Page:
author = "Achtman, {A. H.} and Bull, {P. C.} and Robin Stephens and J. Langhorne",
year = "2005",
language = "English (US)",
volume = "297",
pages = "71--102",
journal = "Current Topics in Microbiology and Immunology",
issn = "0070-217X",
publisher = "Springer Verlag",

}

TY - JOUR

T1 - Longevity of the immune response and memory to blood-stage malaria infection

AU - Achtman, A. H.

AU - Bull, P. C.

AU - Stephens, Robin

AU - Langhorne, J.

PY - 2005

Y1 - 2005

N2 - Immunity to malaria develops slowly with protection against the parasite lagging behind protection against disease symptoms. The data on the longevity of protective immune responses are sparse. However, studies of antibody responses associated with protection reveal that they consist of a short- and a long-lived component. Compared with the antibody levels observed in other infection and immunization systems, the levels of the short-lived antibody compartment drop below the detectable threshold with unusual rapidity. The prevalence of long-lived antibodies is comparable to that seen after bacterial and protozoan infections. There is even less available data concerning T cell longevity in malaria infection, but what there is seems to indicate that T cell memory is short in the absence of persistent antigen. In general, the degree and duration of parasite persistence represent a major factor determining how immune response longevity and protection correlate. The predilection for short-lived immune responses in malaria infection could be caused by a number of mechanisms resulting from the interplay of normal regulatory mechanisms of the immune system and immune evasion by the parasite. In conclusion, it appears that the parasite-host relationship has developed to favor some short-lived responses, which allow the host to survive while allowing the parasite to persist. Anti-malarial immune responses present a complex picture, and many aspects of regulation and longevity of the response require further research.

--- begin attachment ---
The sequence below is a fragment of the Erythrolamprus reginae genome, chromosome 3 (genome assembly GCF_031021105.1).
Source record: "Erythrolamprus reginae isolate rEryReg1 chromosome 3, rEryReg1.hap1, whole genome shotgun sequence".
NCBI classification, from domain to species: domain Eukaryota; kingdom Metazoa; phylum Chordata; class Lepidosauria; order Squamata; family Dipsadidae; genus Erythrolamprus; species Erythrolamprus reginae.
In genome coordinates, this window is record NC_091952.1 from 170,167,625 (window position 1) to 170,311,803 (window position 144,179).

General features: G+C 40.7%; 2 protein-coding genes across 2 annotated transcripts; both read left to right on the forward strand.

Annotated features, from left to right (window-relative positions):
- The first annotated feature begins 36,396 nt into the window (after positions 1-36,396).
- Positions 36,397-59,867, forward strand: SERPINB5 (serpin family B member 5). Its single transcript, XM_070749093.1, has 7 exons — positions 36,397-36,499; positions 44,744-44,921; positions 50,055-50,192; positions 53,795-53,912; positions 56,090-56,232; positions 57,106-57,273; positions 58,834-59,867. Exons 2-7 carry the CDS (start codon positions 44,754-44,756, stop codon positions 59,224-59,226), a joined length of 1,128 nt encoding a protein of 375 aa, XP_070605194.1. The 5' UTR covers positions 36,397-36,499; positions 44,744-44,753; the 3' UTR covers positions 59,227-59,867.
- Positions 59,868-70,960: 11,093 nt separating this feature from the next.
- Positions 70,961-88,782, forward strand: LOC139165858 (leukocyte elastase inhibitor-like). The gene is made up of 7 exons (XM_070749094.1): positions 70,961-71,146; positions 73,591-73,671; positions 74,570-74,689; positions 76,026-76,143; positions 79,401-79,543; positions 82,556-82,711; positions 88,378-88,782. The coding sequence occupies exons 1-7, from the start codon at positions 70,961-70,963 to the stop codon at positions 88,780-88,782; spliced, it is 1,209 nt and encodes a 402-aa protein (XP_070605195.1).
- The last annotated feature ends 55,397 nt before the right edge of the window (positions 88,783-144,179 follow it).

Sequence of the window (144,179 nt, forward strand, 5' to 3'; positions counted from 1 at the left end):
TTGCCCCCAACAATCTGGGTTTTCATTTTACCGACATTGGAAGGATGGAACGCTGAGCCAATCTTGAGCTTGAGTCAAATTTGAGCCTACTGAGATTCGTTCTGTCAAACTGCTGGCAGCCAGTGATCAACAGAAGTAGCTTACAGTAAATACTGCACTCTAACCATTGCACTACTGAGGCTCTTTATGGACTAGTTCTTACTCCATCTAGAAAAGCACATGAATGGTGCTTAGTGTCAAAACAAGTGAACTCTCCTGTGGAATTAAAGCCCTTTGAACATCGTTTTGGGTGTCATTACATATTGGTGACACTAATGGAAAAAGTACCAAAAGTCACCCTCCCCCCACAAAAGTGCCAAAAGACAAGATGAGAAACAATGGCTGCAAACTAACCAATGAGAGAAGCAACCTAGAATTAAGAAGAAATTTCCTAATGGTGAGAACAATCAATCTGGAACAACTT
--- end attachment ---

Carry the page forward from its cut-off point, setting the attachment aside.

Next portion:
AB - Immunity to malaria develops slowly with protection against the parasite lagging behind protection against disease symptoms. The data on the longevity of protective immune responses are sparse. However, studies of antibody responses associated with protection reveal that they consist of a short- and a long-lived component. Compared with the antibody levels observed in other infection and immunization systems, the levels of the short-lived antibody compartment drop below the detectable threshold with unusual rapidity. The prevalence of long-lived antibodies is comparable to that seen after bacterial and protozoan infections. There is even less available data concerning T cell longevity in malaria infection, but what there is seems to indicate that T cell memory is short in the absence of persistent antigen. In general, the degree and duration of parasite persistence represent a major factor determining how immune response longevity and protection correlate. The predilection for short-lived immune responses in malaria infection could be caused by a number of mechanisms resulting from the interplay of normal regulatory mechanisms of the immune system and immune evasion by the parasite. In conclusion, it appears that the parasite-host relationship has developed to favor some short-lived responses, which allow the host to survive while allowing the parasite to persist. Anti-malarial immune responses present a complex picture, and many aspects of regulation and longevity of the response require further research.

UR - http://www.scopus.com/inward/record.url?scp=25644442339&partnerID=8YFLogxK

UR - http://www.scopus.com/inward/citedby.url?scp=25644442339&partnerID=8YFLogxK

M3 - Article

C2 - 16265903

AN - SCOPUS:25644442339

VL - 297

SP - 71

EP - 102

JO - Current Topics in Microbiology and Immunology

JF - Current Topics in Microbiology and Immunology

SN - 0070-217X

ER -